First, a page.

By Molly Snyder Senior Writer Published Oct 05, 2002 at 5:22 AM

I started collecting aprons because I thought they would somehow string me along into the kitchen and inspire me to finally bust out the pots and pans I received as wedding gifts. Unfortunately, that didn't happen, but I do have dozens of darling aprons on display throughout my home and a whole new appreciation for bric-a-brac.

Thrift stores are the best places to purchase aprons. Orchid Annie's on Brady Street and Yellow Jacket on Humboldt Avenue usually have great selections. Of course, scoring them from female family members is the best of all.

"My grandma ALWAYS wore aprons while cooking. We baked with her all the time, and I have such fond memories of grams lookin' all cute with her flour-dusted apron on, the kind that was so old and soft, you could almost see through it," says Renee Bebeau.

The aprons originally came to America with European immigrants. Years ago, women didn't have the money to own large wardrobes, and washing was a very time-consuming chore that was done infrequently, usually only after a garment was worn four or five times. So aprons served a practical purpose: To keep clothing clean.

"I think aprons are wonderful. I think that they are quite utilitarian, even when they're just the smallest of aprons," says Becky Hollman. "I think using aprons as curtains is a wonderful idea, and I think they are also great for gardening."

Throughout the Twentieth Century, aprons slowly became more decorative. In the '20s and '30s aprons followed the silhouette of the long, waistless dress of the time. By the '40s, aprons gained a cinched waistline, and were often trimmed with bric-a-brac, buttons and pockets of contrasting color.

In the 1950s, when household appliances such as refrigerators, vacuum cleaners, irons and other cooking devices became widely popular in homes, there was a renaissance of arts and crafts (because women had more time) and aprons became more aesthetic. Aprons decorated in holiday motifs became very popular, especially Christmas aprons.

"I don't like to wear an apron. I guess it has to do with never really getting into the 'kitchen thing' when I was young. I remember my mom having many aprons. She had several everyday aprons that she wore whenever she made a meal or baked and Bridge Club aprons that were fancy chiffon with lace. She also had aprons for all the holidays, especially Christmas and Valentine's Day, which were her favorite holidays. She washed them by hand and hung them on a line to dry. She would use a cool iron to press out any wrinkles. Funny how much I remember about aprons and yet never got into them," says Rosemary Brunetto.

The '50s were the heyday of aprons. Aprons were a serious fashion element, not just a cover-up. Half-aprons of highly starched cotton organdy (sheer, see-through) trimmed with lace were popular for special occasions, as well as two-piece aprons and short smocks of bright cotton prints for every day.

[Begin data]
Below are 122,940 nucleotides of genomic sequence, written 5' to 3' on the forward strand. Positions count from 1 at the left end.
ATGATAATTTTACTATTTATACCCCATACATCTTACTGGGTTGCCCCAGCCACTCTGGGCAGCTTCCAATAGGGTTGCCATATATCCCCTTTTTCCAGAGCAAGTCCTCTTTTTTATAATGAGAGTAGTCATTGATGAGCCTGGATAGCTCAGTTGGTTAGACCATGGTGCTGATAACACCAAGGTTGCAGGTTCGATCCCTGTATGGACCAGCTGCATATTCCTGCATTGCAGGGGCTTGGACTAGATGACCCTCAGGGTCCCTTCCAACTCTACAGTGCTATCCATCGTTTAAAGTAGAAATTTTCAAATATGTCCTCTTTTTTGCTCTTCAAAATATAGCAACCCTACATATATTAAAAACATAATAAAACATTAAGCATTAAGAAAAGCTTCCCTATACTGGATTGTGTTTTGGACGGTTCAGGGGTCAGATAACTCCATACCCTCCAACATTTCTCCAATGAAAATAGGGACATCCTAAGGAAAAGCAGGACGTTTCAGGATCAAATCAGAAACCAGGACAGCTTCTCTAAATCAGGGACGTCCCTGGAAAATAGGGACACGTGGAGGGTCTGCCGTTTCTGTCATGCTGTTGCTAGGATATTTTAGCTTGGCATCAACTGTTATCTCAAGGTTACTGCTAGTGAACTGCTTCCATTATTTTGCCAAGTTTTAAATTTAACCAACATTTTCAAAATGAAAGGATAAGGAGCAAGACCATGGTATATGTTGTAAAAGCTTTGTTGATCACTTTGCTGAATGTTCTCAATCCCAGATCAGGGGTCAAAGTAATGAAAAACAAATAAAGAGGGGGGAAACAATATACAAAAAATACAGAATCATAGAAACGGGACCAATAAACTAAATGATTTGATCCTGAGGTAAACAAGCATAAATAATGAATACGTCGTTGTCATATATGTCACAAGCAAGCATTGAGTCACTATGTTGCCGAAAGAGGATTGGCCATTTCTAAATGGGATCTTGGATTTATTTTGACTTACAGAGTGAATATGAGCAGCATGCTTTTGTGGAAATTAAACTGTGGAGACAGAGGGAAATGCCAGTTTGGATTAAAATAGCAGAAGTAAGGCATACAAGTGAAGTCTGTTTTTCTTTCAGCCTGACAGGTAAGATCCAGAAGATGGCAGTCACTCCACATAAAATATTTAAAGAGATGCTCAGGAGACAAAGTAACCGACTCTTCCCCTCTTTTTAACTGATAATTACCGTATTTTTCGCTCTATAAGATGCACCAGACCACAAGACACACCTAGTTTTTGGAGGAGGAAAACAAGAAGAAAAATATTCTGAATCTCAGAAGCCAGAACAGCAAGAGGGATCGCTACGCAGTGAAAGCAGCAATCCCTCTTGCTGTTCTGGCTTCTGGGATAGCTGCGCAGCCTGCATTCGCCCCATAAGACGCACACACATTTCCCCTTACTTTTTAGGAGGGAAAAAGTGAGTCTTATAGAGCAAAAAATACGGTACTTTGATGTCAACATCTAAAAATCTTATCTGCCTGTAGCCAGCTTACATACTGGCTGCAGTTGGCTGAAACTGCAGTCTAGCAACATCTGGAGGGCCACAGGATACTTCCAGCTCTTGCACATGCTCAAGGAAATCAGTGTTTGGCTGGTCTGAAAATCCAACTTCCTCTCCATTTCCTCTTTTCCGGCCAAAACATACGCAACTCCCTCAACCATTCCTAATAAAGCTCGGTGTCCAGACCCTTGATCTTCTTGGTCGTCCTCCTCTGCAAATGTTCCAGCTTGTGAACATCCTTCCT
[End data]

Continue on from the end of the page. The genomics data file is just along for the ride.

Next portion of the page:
Message aprons first appeared in the late '60s. "Kiss the cook" and "For this I went to college" were some of the most popular messages embossed on the once-again-popular full-length aprons. These messages were a reflection of the Feminist Movement that was starting to pick up steam at this time.

"When I was a kid at St. Robert's school, we would bring in one of our Dad's old button-down shirts to wear as an apron in art class. I always really liked putting on my apron because I loved art class and I loved my Dad and it was nice to have something of his to wear. I mean I guess I never have worn much of my Dad's clothes besides that, why would I? The class looked so cute and silly -- all these little kids wearing these big ole shirts," says Jessica Laub.

Many women today don't even own an apron. But some women, like myself, own them more out of aesthetic appreciation and an unexplainable feeling of nostalgia for a decade that we didn't live through. Aprons represent the "June Cleaver era" that was undeniably a very lonely, powerless time for many women, yet seemingly simpler and strangely comforting.

Molly Snyder started writing and publishing her work at the age 10, when her community newspaper printed her poem, "The Unicorn.” Since then, she's expanded beyond the subject of mythical creatures and written in many different mediums but, nearest and dearest to her heart, thousands of articles for OnMilwaukee.

Molly is a regular contributor to FOX6 News and numerous radio stations as well as the co-host of "Dandelions: A Podcast For Women.” She's received five Milwaukee Press Club Awards, served as the Pfister Narrator and is the Wisconsin State Fair’s Celebrity Cream Puff Eating Champion of 2019.